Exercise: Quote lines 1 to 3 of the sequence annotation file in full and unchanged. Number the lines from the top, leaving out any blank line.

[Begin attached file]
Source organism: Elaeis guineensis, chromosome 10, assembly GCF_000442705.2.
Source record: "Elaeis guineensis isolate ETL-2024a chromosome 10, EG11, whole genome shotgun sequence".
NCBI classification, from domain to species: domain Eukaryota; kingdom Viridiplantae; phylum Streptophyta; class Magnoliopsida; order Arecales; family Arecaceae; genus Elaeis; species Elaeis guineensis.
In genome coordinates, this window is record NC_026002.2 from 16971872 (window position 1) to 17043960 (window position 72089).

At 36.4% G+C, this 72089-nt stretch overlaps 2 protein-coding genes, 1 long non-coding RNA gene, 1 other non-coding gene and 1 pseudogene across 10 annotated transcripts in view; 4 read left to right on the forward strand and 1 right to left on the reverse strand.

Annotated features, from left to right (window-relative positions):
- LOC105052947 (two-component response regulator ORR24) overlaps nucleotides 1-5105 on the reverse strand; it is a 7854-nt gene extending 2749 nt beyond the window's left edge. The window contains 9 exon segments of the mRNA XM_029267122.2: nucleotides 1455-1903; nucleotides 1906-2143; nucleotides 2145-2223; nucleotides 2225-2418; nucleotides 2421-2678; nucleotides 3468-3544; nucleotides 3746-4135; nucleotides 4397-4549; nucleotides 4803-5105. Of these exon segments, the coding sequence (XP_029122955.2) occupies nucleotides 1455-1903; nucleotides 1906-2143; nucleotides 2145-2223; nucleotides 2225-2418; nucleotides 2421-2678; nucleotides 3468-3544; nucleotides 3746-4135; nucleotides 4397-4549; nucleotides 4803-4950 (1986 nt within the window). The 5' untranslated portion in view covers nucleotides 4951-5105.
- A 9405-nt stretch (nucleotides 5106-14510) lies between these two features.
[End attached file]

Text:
Source organism: Elaeis guineensis, chromosome 10, assembly GCF_000442705.2.
Source record: "Elaeis guineensis isolate ETL-2024a chromosome 10, EG11, whole genome shotgun sequence".
NCBI classification, from domain to species: domain Eukaryota; kingdom Viridiplantae; phylum Streptophyta; class Magnoliopsida; order Arecales; family Arecaceae; genus Elaeis; species Elaeis guineensis.